Destroyer USS William P. Lawrence (DDG-110) performed a freedom of navigation operation on Wednesday off the coast of Venezuela, U.S. Southern Command announced.
The Arleigh Burke-class guided-missile destroyer sailed through the Caribbean Sea for the exercise, SOUTHCOM said in a news release. Lawrence is in the SOUTHCOM area of operations for anti-drug missions, the command said.
“The illegitimate Maduro regime improperly claims excessive controls over those international waters, which extend three nautical miles beyond the 12-nautical mile territorial sea, a claim that is inconsistent with international law,” the command said, referring to the government of Nicolás Maduro.
The Trump administration recognizes Juan Guaidó as the president of Venezuela and first acknowledged Guaidó as the nation’s leader in January 2019.
Venezuela is not party to the United Nations Convention on the Law of the Sea (UNCLOS), a treaty that permits military vessels to move through a nation’s 200 nautical-mile exclusive economic zone. Caracas asserts that military vessels must seek prior consent before entering its zone off the Venezuelan coast.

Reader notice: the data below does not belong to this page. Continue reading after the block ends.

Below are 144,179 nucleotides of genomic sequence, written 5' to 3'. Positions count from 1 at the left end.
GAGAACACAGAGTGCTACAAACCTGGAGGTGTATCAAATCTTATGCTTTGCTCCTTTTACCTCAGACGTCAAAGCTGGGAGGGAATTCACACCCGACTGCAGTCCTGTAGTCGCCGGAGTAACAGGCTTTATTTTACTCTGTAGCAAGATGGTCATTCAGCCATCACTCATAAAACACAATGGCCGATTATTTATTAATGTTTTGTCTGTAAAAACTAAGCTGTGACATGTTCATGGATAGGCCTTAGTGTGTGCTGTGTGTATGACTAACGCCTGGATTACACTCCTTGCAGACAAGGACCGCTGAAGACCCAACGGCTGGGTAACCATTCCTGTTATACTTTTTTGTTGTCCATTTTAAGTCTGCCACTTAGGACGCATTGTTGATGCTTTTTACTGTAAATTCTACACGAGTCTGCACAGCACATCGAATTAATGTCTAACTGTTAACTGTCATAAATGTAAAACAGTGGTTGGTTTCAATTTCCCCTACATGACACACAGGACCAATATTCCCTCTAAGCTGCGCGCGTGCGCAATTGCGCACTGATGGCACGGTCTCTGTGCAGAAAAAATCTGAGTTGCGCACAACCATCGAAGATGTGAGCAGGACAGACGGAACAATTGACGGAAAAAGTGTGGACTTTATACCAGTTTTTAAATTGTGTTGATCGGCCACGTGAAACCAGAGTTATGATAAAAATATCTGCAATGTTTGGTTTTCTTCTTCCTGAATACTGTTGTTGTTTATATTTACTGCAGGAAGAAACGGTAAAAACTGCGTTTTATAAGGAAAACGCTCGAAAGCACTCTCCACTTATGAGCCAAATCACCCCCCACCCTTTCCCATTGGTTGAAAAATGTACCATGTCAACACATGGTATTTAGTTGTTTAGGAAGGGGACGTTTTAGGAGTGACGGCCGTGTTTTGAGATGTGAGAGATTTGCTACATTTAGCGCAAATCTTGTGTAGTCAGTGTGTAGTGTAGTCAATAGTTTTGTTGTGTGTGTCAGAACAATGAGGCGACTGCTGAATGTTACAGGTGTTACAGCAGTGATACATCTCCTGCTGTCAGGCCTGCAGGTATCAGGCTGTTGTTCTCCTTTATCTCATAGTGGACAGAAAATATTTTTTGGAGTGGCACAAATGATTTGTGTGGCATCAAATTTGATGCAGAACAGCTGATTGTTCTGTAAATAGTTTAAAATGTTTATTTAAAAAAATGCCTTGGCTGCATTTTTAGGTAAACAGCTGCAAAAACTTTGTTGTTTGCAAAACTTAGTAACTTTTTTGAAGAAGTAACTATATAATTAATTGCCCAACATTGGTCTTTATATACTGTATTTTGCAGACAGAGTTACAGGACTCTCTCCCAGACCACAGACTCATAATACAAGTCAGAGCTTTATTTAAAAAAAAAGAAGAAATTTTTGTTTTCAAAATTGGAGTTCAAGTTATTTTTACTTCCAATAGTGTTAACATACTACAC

Two other destroyers – USS Pinckney (DDG-91) and USS Nitze (DDG-94) each conducted separate FONOPs over the summer contesting Venezuela’s claims. Pinckey performed its FONOP in mid-July, just several weeks after Nitze sailed through the Caribbean Sea at the end of June in protest of Venezuela’s maritime claims.
The Navy often conducts freedom of navigation operations in the South China sea in protest of China’s claims in the waters, but the service performs FONOPS across the globe.
According to the Pentagon’s Fiscal Year 2019 FONOP report, which the Defense Department issues each year, the U.S. disputed claims from 22 nations, from Brazil to Taiwan, by performing freedom of navigation operations.